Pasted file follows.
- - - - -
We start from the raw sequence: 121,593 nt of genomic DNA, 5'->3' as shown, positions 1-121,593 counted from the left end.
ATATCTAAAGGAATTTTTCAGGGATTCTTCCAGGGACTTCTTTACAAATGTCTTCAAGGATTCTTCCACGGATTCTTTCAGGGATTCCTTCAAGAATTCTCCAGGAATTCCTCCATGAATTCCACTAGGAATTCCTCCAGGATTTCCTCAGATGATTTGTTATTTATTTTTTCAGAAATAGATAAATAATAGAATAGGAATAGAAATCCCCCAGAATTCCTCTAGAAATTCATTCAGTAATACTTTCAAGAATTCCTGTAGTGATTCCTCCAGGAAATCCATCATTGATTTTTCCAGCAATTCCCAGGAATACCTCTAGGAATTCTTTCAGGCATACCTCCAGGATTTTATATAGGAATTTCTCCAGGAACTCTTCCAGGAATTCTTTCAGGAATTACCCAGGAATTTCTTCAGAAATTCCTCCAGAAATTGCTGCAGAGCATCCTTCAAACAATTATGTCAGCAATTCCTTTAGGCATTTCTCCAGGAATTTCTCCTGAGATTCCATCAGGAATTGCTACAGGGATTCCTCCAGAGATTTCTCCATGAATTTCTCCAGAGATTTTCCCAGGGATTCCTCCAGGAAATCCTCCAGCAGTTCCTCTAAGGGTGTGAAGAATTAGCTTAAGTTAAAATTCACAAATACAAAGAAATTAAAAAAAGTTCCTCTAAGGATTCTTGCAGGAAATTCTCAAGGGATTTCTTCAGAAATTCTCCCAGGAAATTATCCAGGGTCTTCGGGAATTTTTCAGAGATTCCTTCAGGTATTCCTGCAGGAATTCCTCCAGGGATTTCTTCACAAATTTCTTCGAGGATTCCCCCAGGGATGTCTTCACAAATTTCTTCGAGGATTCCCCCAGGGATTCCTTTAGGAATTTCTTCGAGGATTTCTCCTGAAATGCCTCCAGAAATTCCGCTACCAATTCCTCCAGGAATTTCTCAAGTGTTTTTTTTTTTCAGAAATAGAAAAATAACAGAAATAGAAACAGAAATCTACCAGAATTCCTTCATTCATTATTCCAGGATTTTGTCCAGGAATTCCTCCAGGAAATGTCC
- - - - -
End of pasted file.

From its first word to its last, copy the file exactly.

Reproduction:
We start from the raw sequence: 121,593 nt of genomic DNA, 5'->3' as shown, positions 1-121,593 counted from the left end.
ATATCTAAAGGAATTTTTCAGGGATTCTTCCAGGGACTTCTTTACAAATGTCTTCAAGGATTCTTCCACGGATTCTTTCAGGGATTCCTTCAAGAATTCTCCAGGAATTCCTCCATGAATTCCACTAGGAATTCCTCCAGGATTTCCTCAGATGATTTGTTATTTATTTTTTCAGAAATAGATAAATAATAGAATAGGAATAGAAATCCCCCAGAATTCCTCTAGAAATTCATTCAGTAATACTTTCAAGAATTCCTGTAGTGATTCCTCCAGGAAATCCATCATTGATTTTTCCAGCAATTCCCAGGAATACCTCTAGGAATTCTTTCAGGCATACCTCCAGGATTTTATATAGGAATTTCTCCAGGAACTCTTCCAGGAATTCTTTCAGGAATTACCCAGGAATTTCTTCAGAAATTCCTCCAGAAATTGCTGCAGAGCATCCTTCAAACAATTATGTCAGCAATTCCTTTAGGCATTTCTCCAGGAATTTCTCCTGAGATTCCATCAGGAATTGCTACAGGGATTCCTCCAGAGATTTCTCCATGAATTTCTCCAGAGATTTTCCCAGGGATTCCTCCAGGAAATCCTCCAGCAGTTCCTCTAAGGGTGTGAAGAATTAGCTTAAGTTAAAATTCACAAATACAAAGAAATTAAAAAAAGTTCCTCTAAGGATTCTTGCAGGAAATTCTCAAGGGATTTCTTCAGAAATTCTCCCAGGAAATTATCCAGGGTCTTCGGGAATTTTTCAGAGATTCCTTCAGGTATTCCTGCAGGAATTCCTCCAGGGATTTCTTCACAAATTTCTTCGAGGATTCCCCCAGGGATGTCTTCACAAATTTCTTCGAGGATTCCCCCAGGGATTCCTTTAGGAATTTCTTCGAGGATTTCTCCTGAAATGCCTCCAGAAATTCCGCTACCAATTCCTCCAGGAATTTCTCAAGTGTTTTTTTTTTTCAGAAATAGAAAAATAACAGAAATAGAAACAGAAATCTACCAGAATTCCTTCATTCATTATTCCAGGATTTTGTCCAGGAATTCCTCCAGGAAATGTCC